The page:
Q. Are hearing aid styles based on hearing loss type?
While all of today’s hearing aids offer exceptional sound quality and comfort, certain styles are better suited to address some types of hearing loss.
For example, if you have profound hearing loss and require a more powerful hearing aid, behind-the-ear hearing aids would be best for you because they hold larger batteries. If you have dexterity issues, very small styles such as in-the-canal or completely-in-the-canal hearing aids may not be the right choice for you, because the controls on these devices are tiny. Your local EarQ provider can work with you to find the style that best matches your needs.
Analog vs. Digital Hearing Aids
All hearing aids receive sound through a microphone and transmit it into the ear through a speaker. However, they process sounds in different ways.
Analog hearing aids convert sound waves into electrical signals which then get amplified. They’re custom built and programmed by the manufacturer based on recommendations from an audiologist or licensed hearing aid dispenser.
Digital hearing aids, on the other hand, convert sound waves into number codes (like a computer) before they get amplified. This helps to make sounds clearer as well as louder, and it gives the hearing health professional more options to program and adjust the aid to your needs and environments.
Open Fit Hearing Aids
Open fit hearing aids do not completely fill your ear canal. Instead, an open fit device is usually a very small behind-the-ear hearing aid with a small tube or wire that connects to a speaker in the ear canal.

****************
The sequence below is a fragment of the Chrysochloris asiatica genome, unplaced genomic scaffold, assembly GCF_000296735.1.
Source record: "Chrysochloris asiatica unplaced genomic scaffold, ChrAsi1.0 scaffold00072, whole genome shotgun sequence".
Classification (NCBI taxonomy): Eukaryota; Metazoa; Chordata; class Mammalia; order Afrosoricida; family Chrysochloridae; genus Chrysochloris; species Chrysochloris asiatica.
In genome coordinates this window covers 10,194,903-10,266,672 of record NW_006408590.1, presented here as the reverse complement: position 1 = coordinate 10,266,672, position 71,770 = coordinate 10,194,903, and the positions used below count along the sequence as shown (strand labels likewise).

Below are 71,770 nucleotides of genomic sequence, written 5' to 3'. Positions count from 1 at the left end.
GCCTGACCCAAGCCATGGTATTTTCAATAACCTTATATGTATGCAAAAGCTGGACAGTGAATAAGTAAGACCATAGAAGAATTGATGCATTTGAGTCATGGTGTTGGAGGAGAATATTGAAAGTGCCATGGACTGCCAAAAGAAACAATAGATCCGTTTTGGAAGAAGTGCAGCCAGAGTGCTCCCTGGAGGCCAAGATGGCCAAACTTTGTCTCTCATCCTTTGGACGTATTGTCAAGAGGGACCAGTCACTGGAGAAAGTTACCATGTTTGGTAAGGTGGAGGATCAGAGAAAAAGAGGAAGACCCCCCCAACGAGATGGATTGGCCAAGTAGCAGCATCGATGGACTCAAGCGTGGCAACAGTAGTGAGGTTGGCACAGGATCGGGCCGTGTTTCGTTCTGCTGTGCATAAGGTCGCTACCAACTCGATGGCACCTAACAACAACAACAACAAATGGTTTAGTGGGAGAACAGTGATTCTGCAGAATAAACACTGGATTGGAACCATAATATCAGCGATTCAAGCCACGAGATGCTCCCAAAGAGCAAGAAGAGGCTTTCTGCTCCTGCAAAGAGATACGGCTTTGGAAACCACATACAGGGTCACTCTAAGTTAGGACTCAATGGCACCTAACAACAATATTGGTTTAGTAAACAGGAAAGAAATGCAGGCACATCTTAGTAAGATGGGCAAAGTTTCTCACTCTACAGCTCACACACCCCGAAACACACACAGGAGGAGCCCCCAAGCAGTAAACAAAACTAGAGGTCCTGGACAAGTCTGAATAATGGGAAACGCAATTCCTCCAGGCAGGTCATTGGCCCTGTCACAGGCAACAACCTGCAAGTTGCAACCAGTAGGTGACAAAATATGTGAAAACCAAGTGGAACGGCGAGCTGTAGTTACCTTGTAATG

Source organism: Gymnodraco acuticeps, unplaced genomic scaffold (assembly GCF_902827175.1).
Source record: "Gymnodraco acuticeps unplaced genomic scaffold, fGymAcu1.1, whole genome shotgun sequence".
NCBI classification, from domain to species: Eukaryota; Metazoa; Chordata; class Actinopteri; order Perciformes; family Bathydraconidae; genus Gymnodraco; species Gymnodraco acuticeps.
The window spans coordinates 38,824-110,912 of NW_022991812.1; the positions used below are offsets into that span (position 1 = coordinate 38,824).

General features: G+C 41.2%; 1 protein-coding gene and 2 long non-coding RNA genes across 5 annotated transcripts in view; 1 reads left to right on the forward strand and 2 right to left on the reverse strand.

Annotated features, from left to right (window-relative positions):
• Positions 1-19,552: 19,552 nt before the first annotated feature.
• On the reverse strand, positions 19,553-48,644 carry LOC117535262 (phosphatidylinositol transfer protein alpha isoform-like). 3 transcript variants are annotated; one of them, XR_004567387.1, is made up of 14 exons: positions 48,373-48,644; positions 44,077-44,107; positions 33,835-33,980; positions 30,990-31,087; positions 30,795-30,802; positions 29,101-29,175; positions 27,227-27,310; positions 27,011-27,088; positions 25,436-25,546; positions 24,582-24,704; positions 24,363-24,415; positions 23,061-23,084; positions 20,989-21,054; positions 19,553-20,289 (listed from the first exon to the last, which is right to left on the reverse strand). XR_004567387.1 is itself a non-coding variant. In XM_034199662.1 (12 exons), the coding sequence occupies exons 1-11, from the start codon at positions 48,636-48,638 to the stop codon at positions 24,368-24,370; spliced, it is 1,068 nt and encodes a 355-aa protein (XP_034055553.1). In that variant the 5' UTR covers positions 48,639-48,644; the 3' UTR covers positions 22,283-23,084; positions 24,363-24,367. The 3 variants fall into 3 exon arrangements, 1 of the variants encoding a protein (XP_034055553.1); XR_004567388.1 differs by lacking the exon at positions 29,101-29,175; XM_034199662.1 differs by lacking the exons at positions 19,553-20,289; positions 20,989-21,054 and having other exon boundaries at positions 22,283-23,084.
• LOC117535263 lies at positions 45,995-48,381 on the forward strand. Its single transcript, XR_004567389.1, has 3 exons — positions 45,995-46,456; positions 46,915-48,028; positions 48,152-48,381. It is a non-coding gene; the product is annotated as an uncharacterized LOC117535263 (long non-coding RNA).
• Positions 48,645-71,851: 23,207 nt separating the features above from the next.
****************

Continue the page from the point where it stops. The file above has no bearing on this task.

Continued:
• Leaves the ear canal open; doesn’t plug the ear
• Reduces or cancels out feedback (like that sound when a microphone is held too close to a speaker)
• May use very small batteries
• Better for those with tinnitus because plugging the ear can make symptoms louder
Custom Fit Hearing Aids
Custom fit hearing aids are just that—custom molded to fit inside your ear canal. They can be completely inside the ear canal, fit partly inside, fill the lower portion of the outer ear, or fill most of the bowl-shaped area of the outer ear.
• Easy to insert into the ear
• Easy-to-adjust volume control
• May be more visible than open fit
• Uses larger batteries, which typically last longer and are easier to handle
Cochlear implants are small electronic devices that are surgically placed under the skin behind the ear. They help people with severe or profound hearing loss or deafness. They work by avoiding the damaged portions of the ear and directly stimulating the auditory nerve. The auditory nerve then sends the signals directly to the brain so that you can recognize sound patterns.
Bone-Anchored Hearing Aid (BAHA)
As the name suggests, a bone-anchored hearing aid (BAHA) is surgically attached to the bone behind your ear. These small devices can transmit sound vibrations directly to your inner ear through your skull, avoiding the middle ear completely. Therefore, a bone-anchored hearing aid may be an option for you if your hearing loss stems from problems in the middle ear.
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